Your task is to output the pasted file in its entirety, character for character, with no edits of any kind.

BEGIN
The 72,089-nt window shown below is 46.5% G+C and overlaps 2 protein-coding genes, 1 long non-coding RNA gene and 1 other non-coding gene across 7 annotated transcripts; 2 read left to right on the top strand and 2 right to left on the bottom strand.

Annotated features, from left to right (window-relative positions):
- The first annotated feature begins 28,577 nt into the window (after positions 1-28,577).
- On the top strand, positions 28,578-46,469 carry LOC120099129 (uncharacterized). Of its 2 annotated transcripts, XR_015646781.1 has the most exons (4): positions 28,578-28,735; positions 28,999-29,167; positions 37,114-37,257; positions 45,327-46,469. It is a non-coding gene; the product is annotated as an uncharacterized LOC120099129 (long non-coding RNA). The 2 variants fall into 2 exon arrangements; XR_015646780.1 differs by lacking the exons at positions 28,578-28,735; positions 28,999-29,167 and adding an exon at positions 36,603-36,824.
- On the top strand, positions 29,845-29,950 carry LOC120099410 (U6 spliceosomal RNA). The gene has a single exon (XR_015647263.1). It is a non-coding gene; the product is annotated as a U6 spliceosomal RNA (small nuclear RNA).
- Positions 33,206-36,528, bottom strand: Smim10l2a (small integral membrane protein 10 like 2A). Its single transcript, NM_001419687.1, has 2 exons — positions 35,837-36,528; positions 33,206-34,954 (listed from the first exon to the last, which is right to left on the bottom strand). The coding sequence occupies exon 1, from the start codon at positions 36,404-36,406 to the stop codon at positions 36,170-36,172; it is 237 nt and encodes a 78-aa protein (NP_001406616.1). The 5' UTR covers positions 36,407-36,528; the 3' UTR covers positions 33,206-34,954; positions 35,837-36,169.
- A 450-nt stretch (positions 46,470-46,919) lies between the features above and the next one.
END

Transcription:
The 72,089-nt window shown below is 46.5% G+C and overlaps 2 protein-coding genes, 1 long non-coding RNA gene and 1 other non-coding gene across 7 annotated transcripts; 2 read left to right on the top strand and 2 right to left on the bottom strand.

Annotated features, from left to right (window-relative positions):
- The first annotated feature begins 28,577 nt into the window (after positions 1-28,577).
- On the top strand, positions 28,578-46,469 carry LOC120099129 (uncharacterized). Of its 2 annotated transcripts, XR_015646781.1 has the most exons (4): positions 28,578-28,735; positions 28,999-29,167; positions 37,114-37,257; positions 45,327-46,469. It is a non-coding gene; the product is annotated as an uncharacterized LOC120099129 (long non-coding RNA). The 2 variants fall into 2 exon arrangements; XR_015646780.1 differs by lacking the exons at positions 28,578-28,735; positions 28,999-29,167 and adding an exon at positions 36,603-36,824.
- On the top strand, positions 29,845-29,950 carry LOC120099410 (U6 spliceosomal RNA). The gene has a single exon (XR_015647263.1). It is a non-coding gene; the product is annotated as a U6 spliceosomal RNA (small nuclear RNA).
- Positions 33,206-36,528, bottom strand: Smim10l2a (small integral membrane protein 10 like 2A). Its single transcript, NM_001419687.1, has 2 exons — positions 35,837-36,528; positions 33,206-34,954 (listed from the first exon to the last, which is right to left on the bottom strand). The coding sequence occupies exon 1, from the start codon at positions 36,404-36,406 to the stop codon at positions 36,170-36,172; it is 237 nt and encodes a 78-aa protein (NP_001406616.1). The 5' UTR covers positions 36,407-36,528; the 3' UTR covers positions 33,206-34,954; positions 35,837-36,169.
- A 450-nt stretch (positions 46,470-46,919) lies between the features above and the next one.